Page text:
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The Two Captains


Volume 85
September 24 - October 5
Puerto Refugio, Isla Angel La Guarda

Puerto Refugio (29*33N; 113*33W) is the farthest north of our destinations in the Sea, and as such it feels like we have been aiming for it all summer, if not all year! Even though there are 140 more miles of Gulf to the northwest of here, going right on up to the mouth of the Colorado River, the attractions for cruisers are said to be minimal and those complicated by huge tides, shallow water, and few good anchorages...or, so we're told by the guidebooks!!!

Guidebooks are a funny things. As you inch along into the area, people add comments and recommendations to the margins of the chartlets, and you formulate ideas of how a place is going to be. We were given our first guidebook for Mexico way back in Panama's San Blas Islands. Our friends Sid and Manuela on Paradise, Californians working the opposite direction and the ones that got us all fired up to come here, spent hours going over all their favorite places, and they were only the first of many. For us, Puerto Refugio, somehow became the most exotic - the farthest, the most complicated (larger tides, warnings on submerged rocks, advisories about contrary winds, etc.), and the most intriguing.

On the chart and in reality, Puerto Refugio is a large complex of coves at the north end of Isla Angel La Guarda, the northernmost of the Midriff Islands group of the Sea of Cortez. The name makes it sound like a might be Port, with a town and facilities, but in fact there is virtually no sign of man in sight. Indeed, there is no sign of man (beyond some fish camp conveniences) anywhere on La Guarda!

And it does feel pretty far away from things. Of course, the whole Sea is pretty far away from things. But in Refugio, for the first time, we were virtually alone, with no other boats in sight, not even fishing pangas zooming by. We really did not expect this. As recently as our last anchorage at Smith Island, there had been a small crowd. Somehow, no one but we decided to make the last forty-mile run! Even the VHF radio was conspicuously silent. Despite the pleasures of cruiser society, this is what we had imagined. This was the kind of place we had been seeking!!!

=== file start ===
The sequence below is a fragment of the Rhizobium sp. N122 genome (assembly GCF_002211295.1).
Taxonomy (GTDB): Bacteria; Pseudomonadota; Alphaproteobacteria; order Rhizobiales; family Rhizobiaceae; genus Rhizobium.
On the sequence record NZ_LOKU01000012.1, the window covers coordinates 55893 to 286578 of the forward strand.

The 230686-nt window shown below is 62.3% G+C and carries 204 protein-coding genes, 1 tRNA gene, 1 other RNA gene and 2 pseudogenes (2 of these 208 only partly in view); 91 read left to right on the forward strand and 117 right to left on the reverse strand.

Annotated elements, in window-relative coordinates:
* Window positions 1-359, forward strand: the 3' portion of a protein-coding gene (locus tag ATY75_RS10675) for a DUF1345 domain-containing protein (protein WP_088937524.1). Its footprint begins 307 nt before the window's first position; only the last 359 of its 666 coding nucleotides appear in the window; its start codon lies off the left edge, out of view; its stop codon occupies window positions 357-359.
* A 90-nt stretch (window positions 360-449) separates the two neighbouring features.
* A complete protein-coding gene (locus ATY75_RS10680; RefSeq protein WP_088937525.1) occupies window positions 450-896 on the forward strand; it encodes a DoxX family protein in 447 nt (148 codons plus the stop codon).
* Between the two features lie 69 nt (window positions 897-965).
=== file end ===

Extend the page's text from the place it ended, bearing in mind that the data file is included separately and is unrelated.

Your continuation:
Just as the guidebook suggests, Refugio has a collection of possible coves to anchor in, many craggy rocks poking up out of the water in varying degrees (depending on the tide!), and the surrounding mountains are a whole range of reds, browns, ochres and grays. You cannot imagine how awesome this palette of colors can be, especially against the crisp blue sky. There are two major splashes of white, an islet called (aptly) Fang Rock right in the center of things and an island a mile to the north called Isla Granito inhabited by sea lions whose nighttime pillow talk, when the wind is right, we could hear from dusk to dawn. There are even tiny splotches of green: cactus, elephant trees (mostly bare), some seashore shrub at the back of one beach, and even some bright handfuls of color in out-of-the way niches, high in the rocks.

We spent the best eleven days of the summer here, moving around as the wind required. We dove Fang rock, visited the sea lion colony by dinghy, explored by kayak and hunted for dinner along a different boulder group every day. The only shadow that fell on our time there was the failure of Don's spear gun. Some little part broke for which we didn't have a replacement, and on a boat that we joking refer to as "Redundan-Sea", we found ourselves caught short on something really important. Oh, we had a pole spear, and a completely useless little short single-band gun, but just try sneaking up on wily grouper with either of those! With either one you have to be no more than a foot away, if that. Almost impossible!

And there were grouper. Grouper by the hundreds. Grouper by the thousands!!! Just teasing us! We spent hours stalking them. So, as an alternative, we took to gathering scallops and fishing from the dinghy. We hadn't fished from the dinghy since Agua Verde, and THAT was our first real effort at it. To our amazement, it worked. Almost immediately we caught a grouper. It was, however, the last grouper we caught. From there on in we caught mostly trigger fish. In a half-hour we could catch five or so! Trigger fish are a lot of work to clean and fillet, but fortunately they are pretty tasty. Then on our last evening we caught two barracuda. Mexican barracuda are very different than their Caribbean cousins, much smaller and skinnier, but with that same beady eye and toothy grin. Incredibly, these were the first we'd even seen. And also, the first we'd ever eaten. In the Caribbean, barracuda are notorious carriers of ciguatera toxin. Ciguatera free, these broiled up nicely.

Leaving Puerto Refugio was tough. It was everything we had expected the Sea to be; remote, beautiful, full of fish and lots of sea lions. We only left because the summer, for us, was winding down, and it’s a long way back to Mazatlan, where we need to be in a month.

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Published at Burlington, VT